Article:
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Episode #31 – League of Fans’ Sports Forum podcast: Foul Ball Safety Is Still an Important Issue at Ballparks – Our guests are Jordan Skopp, founder of FoulBallSafety.com and Greg Wilkowski, a Chicago based attorney. We discuss the historical problem of foul balls injuring fans and why some teams are still hesitant to put up protective netting in some minor league and college baseball parks.
Episode #30 – League of Fans’ Sports Forum podcast: The State of College Athletics with Dr. David Ridpath: Problems and Potential Solutions – Ridpath is a sports administration professor at Ohio University and a member of The Drake Group, a college sports reform think tank.
Episode #29 – League of Fans’ Sports Forum podcast: The Honorable Tom McMillen Visits League of Fans’ Sports Forum – McMillen is a former All-American basketball player, Olympian, Rhodes Scholar and U.S. Congressman. We discuss the state of college athletics today.
Episode #28 – League of Fans’ Sports Forum podcast: A Chat With Mano Watsa, a Leading Basketball and Life Educator – Watsa is President of PGC Basketball, the largest education basketball camp in the world. We discuss problems in youth sports today.
Episode #27 – League of Fans’ Sports Forum podcast: Kids’ Sports: How We Can Take Back the Game and Restore Quality Family Time In the Process – Linda Flanagan is author of “Take Back the Game: How Money and Mania Are Ruining Kids’ Sports and Why It Matters.” We discuss how commercialized and professionalized youth sports are hurting kids and their families.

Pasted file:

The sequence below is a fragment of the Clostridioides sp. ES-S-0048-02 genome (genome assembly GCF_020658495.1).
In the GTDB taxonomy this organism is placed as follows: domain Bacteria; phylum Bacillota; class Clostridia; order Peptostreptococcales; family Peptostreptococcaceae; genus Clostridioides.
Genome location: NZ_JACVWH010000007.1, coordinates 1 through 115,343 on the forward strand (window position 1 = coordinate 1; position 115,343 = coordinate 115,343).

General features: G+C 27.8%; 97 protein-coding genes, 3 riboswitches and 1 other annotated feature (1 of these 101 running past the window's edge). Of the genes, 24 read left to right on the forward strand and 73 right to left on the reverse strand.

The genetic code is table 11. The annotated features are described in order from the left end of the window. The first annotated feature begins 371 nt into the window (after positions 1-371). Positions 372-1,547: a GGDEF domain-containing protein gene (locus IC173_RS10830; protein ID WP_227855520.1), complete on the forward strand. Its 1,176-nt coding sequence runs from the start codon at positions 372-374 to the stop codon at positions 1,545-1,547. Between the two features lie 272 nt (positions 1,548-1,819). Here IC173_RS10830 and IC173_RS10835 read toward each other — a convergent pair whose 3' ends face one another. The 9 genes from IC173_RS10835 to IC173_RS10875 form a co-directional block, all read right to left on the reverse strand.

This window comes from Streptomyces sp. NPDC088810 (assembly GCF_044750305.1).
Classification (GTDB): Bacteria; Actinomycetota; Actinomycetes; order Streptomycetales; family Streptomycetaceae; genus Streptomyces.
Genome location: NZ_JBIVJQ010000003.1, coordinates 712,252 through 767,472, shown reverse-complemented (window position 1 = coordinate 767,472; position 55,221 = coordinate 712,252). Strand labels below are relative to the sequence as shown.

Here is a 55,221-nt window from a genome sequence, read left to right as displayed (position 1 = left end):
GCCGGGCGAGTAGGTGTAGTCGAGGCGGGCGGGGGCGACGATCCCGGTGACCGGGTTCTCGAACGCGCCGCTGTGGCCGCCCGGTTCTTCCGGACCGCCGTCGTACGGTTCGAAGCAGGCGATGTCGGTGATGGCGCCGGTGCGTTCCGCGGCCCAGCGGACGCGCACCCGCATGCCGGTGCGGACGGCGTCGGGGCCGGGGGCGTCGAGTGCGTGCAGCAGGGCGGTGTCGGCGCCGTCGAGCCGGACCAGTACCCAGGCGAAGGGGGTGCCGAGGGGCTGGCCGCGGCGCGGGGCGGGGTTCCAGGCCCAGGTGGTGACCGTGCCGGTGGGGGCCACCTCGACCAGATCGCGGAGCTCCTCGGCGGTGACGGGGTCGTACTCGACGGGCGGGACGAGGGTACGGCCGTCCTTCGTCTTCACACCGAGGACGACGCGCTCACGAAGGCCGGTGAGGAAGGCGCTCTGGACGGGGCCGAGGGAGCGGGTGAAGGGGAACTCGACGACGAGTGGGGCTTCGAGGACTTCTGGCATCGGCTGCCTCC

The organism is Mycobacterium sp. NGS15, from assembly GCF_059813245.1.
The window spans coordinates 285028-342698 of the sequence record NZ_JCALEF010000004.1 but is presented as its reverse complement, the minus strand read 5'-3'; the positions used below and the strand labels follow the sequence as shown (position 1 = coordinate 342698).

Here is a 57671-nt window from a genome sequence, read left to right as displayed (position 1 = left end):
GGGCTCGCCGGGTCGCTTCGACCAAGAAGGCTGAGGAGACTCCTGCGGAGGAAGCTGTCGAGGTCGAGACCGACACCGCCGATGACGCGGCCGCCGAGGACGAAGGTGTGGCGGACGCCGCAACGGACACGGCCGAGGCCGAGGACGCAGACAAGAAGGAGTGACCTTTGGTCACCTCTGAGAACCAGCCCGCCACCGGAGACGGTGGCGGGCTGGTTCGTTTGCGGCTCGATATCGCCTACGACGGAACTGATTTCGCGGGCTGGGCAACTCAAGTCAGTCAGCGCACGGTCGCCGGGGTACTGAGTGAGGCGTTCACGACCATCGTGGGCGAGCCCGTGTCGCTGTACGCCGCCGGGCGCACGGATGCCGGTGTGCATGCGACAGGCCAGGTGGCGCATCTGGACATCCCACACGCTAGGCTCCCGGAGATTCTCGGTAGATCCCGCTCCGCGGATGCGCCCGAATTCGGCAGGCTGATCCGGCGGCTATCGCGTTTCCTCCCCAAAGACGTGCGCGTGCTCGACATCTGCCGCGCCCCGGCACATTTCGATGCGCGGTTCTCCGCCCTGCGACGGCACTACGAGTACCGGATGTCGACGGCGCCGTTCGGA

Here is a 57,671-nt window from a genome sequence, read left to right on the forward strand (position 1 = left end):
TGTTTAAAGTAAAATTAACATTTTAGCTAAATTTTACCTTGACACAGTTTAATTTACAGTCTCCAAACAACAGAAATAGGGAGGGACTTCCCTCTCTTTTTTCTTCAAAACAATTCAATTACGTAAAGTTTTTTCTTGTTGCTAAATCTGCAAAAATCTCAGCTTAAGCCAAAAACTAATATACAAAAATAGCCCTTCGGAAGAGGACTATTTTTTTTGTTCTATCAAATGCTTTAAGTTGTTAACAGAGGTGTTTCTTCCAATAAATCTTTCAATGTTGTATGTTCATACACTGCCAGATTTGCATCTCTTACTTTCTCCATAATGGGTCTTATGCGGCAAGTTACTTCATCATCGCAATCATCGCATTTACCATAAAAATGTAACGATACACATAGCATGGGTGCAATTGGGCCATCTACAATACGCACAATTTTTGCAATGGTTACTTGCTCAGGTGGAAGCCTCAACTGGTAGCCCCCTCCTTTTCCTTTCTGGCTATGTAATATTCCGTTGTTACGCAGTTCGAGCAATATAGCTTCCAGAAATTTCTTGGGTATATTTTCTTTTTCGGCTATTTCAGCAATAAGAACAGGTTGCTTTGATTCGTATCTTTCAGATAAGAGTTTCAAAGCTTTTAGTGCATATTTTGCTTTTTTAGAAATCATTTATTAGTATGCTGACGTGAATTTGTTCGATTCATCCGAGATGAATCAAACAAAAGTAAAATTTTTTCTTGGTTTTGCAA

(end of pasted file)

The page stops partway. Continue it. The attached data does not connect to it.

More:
Media"How We Can Save Sports" author Ken Reed appears on Fox & Friends to explain how there's "too much adult in youth sports."
Ken Reed appears on Mornings with Gail from KFKA Radio in Colorado to discuss bad parenting in youth athletics.
“Should College Athletes Be Paid?” Ken Reed on The Morning Show from Wisconsin Public Radio
Ken Reed appears on KGNU Community Radio in Colorado (at 02:30) to discuss equality in sports and Title IX.
Ken Reed appears on the Ralph Nader Radio Hour (at 38:35) to discuss his book The Sports Reformers: Working to Make the World of Sports a Better Place, and to talk about some current sports issues.
- Reed Appears on Ralph Nader Radio Hour League of Fans’ sports policy director, Ken Reed, Ralph Nader and the New York Times’ Tyler Kepner discussed a variety of sports issues on Nader’s radio show as well as Reed’s updated book, How We Can Save Sports: A Game Plan. Reed's book was released in paperback in February, and has a new introduction and several updated sections.
League of Fans is a sports reform project founded by Ralph Nader to fight for the higher principles of justice, fair play, equal opportunity and civil rights in sports; and to encourage safety and civic responsibility in sports industry and culture.
Vanderbilt Sport & Society - On The Ball with Andrew Maraniss with guest Ken Reed, Sports Policy Director for League of Fans and author of How We Can Save Sports: A Game Plan
Sports & Torts – Ken Reed, Sports Policy Director, League of Fans – at the American Museum of Tort Law